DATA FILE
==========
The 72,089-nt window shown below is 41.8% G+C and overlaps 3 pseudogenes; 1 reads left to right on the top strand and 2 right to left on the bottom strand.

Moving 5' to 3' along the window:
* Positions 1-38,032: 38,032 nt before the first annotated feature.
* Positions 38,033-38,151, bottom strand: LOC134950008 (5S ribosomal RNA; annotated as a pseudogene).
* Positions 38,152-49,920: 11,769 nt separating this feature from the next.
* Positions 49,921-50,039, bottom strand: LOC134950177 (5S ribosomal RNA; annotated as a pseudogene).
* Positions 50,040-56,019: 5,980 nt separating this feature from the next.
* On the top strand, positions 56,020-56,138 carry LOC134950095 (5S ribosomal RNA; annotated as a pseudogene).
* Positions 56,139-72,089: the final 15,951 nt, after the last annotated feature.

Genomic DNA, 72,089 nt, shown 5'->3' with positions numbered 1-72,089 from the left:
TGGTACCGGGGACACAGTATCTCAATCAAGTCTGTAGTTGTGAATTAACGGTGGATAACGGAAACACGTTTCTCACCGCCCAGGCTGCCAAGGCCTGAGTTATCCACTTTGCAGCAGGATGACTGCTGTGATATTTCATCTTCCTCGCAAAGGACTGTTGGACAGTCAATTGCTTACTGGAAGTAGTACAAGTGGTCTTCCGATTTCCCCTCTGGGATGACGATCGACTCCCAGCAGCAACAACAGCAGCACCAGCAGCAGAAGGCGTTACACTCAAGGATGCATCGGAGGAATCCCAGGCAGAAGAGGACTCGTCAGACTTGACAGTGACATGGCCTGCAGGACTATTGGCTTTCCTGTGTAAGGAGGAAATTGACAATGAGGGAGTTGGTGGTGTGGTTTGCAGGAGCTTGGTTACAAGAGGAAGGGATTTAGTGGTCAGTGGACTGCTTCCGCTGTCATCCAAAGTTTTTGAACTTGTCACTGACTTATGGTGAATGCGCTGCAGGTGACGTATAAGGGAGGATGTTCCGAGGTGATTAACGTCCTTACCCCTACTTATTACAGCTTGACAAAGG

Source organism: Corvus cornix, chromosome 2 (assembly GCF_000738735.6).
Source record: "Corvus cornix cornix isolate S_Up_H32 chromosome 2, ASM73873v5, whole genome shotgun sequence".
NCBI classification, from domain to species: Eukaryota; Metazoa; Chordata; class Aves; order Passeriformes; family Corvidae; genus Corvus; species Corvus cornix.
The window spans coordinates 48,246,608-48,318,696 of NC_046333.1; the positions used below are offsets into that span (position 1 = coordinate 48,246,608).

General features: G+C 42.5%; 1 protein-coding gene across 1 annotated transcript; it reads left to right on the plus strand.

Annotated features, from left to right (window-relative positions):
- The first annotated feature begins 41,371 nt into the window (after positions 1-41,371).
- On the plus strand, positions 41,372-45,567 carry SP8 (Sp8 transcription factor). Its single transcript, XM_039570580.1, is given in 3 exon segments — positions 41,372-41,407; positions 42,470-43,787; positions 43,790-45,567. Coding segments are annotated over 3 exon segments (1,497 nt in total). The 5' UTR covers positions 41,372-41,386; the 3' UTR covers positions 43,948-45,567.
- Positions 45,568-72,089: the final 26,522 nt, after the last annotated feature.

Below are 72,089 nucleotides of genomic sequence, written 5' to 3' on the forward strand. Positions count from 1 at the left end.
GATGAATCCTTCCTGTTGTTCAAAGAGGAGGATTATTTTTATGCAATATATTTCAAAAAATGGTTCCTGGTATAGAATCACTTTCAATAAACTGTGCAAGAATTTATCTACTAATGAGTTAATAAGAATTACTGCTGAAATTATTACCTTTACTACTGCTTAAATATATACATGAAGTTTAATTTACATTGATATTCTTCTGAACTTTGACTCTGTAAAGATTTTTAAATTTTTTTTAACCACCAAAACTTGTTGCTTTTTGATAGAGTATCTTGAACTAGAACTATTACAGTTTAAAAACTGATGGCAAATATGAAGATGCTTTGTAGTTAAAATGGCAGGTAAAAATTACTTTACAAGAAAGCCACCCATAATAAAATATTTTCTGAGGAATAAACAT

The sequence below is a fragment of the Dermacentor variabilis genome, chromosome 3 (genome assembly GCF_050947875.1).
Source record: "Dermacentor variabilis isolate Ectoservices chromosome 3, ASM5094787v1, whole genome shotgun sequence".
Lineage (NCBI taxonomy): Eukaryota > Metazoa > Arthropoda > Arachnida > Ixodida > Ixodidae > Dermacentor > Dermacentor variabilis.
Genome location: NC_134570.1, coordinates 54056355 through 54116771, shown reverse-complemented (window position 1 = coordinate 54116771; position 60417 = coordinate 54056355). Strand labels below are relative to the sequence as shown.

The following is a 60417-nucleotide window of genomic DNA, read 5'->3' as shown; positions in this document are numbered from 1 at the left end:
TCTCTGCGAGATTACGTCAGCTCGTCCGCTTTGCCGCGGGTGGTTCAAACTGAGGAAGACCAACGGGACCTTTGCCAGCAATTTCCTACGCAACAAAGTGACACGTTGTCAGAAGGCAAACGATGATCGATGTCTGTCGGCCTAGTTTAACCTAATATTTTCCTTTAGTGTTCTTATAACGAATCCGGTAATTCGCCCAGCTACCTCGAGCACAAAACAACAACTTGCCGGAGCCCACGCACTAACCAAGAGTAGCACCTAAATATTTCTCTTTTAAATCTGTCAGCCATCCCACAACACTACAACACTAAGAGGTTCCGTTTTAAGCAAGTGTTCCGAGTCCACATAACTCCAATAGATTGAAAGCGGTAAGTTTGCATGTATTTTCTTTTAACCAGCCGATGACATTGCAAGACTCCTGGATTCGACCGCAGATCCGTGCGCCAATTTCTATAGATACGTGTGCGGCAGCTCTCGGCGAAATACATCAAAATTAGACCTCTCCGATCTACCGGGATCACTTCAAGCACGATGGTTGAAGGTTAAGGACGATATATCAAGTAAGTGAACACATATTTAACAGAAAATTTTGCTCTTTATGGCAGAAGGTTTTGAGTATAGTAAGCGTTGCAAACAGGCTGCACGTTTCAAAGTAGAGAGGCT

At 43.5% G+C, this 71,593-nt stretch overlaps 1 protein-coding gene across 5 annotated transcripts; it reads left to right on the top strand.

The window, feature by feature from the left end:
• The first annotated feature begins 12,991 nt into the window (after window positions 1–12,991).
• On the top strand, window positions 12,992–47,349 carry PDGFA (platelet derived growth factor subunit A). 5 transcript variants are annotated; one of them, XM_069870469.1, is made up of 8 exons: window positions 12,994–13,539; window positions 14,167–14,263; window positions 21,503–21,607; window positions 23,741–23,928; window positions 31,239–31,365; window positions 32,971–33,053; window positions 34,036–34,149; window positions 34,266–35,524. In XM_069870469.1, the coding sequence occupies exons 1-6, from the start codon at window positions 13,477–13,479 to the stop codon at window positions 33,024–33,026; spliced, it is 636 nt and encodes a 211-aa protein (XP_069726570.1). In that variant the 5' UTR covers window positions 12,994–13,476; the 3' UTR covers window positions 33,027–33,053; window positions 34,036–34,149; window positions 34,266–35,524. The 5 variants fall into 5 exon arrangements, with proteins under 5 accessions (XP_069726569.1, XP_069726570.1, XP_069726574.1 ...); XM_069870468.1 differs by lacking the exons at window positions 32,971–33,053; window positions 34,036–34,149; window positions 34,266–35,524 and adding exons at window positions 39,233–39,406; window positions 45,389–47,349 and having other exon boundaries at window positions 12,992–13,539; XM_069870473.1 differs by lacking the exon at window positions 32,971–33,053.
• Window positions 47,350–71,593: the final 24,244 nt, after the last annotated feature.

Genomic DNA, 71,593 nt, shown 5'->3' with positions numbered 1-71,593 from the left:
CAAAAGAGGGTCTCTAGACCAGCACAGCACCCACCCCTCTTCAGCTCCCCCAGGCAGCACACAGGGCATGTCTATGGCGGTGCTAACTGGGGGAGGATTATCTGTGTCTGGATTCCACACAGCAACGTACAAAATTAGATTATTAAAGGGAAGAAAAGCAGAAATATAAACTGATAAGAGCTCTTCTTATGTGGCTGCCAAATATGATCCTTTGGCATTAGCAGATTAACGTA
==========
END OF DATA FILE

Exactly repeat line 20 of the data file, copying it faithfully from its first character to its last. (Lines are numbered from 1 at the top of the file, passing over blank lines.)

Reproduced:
- Positions 45,568-72,089: the final 26,522 nt, after the last annotated feature.